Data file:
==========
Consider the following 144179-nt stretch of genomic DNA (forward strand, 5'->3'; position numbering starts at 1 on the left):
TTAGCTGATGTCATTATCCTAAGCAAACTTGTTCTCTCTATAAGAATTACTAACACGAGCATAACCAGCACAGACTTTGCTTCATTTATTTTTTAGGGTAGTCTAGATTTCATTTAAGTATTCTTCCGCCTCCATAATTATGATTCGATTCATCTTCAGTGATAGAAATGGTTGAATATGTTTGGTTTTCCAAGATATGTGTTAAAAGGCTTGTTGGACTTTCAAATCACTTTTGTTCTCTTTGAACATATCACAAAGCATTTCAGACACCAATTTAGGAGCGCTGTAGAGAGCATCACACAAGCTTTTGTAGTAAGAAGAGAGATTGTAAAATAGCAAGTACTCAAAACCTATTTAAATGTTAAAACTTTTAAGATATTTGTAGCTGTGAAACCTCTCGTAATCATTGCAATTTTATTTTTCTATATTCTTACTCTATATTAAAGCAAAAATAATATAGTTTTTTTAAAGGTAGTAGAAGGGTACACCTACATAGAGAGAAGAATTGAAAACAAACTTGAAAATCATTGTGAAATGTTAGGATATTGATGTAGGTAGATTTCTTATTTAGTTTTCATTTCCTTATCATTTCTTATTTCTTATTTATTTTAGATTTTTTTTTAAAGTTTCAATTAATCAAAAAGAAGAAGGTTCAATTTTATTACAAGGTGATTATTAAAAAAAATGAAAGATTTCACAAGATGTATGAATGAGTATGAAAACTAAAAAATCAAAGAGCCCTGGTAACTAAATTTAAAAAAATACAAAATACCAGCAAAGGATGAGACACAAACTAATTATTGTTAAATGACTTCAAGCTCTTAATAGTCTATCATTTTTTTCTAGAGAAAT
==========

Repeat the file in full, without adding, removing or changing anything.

Consider the following 144179-nt stretch of genomic DNA (forward strand, 5'->3'; position numbering starts at 1 on the left):
TTAGCTGATGTCATTATCCTAAGCAAACTTGTTCTCTCTATAAGAATTACTAACACGAGCATAACCAGCACAGACTTTGCTTCATTTATTTTTTAGGGTAGTCTAGATTTCATTTAAGTATTCTTCCGCCTCCATAATTATGATTCGATTCATCTTCAGTGATAGAAATGGTTGAATATGTTTGGTTTTCCAAGATATGTGTTAAAAGGCTTGTTGGACTTTCAAATCACTTTTGTTCTCTTTGAACATATCACAAAGCATTTCAGACACCAATTTAGGAGCGCTGTAGAGAGCATCACACAAGCTTTTGTAGTAAGAAGAGAGATTGTAAAATAGCAAGTACTCAAAACCTATTTAAATGTTAAAACTTTTAAGATATTTGTAGCTGTGAAACCTCTCGTAATCATTGCAATTTTATTTTTCTATATTCTTACTCTATATTAAAGCAAAAATAATATAGTTTTTTTAAAGGTAGTAGAAGGGTACACCTACATAGAGAGAAGAATTGAAAACAAACTTGAAAATCATTGTGAAATGTTAGGATATTGATGTAGGTAGATTTCTTATTTAGTTTTCATTTCCTTATCATTTCTTATTTCTTATTTATTTTAGATTTTTTTTTAAAGTTTCAATTAATCAAAAAGAAGAAGGTTCAATTTTATTACAAGGTGATTATTAAAAAAAATGAAAGATTTCACAAGATGTATGAATGAGTATGAAAACTAAAAAATCAAAGAGCCCTGGTAACTAAATTTAAAAAAATACAAAATACCAGCAAAGGATGAGACACAAACTAATTATTGTTAAATGACTTCAAGCTCTTAATAGTCTATCATTTTTTTCTAGAGAAAT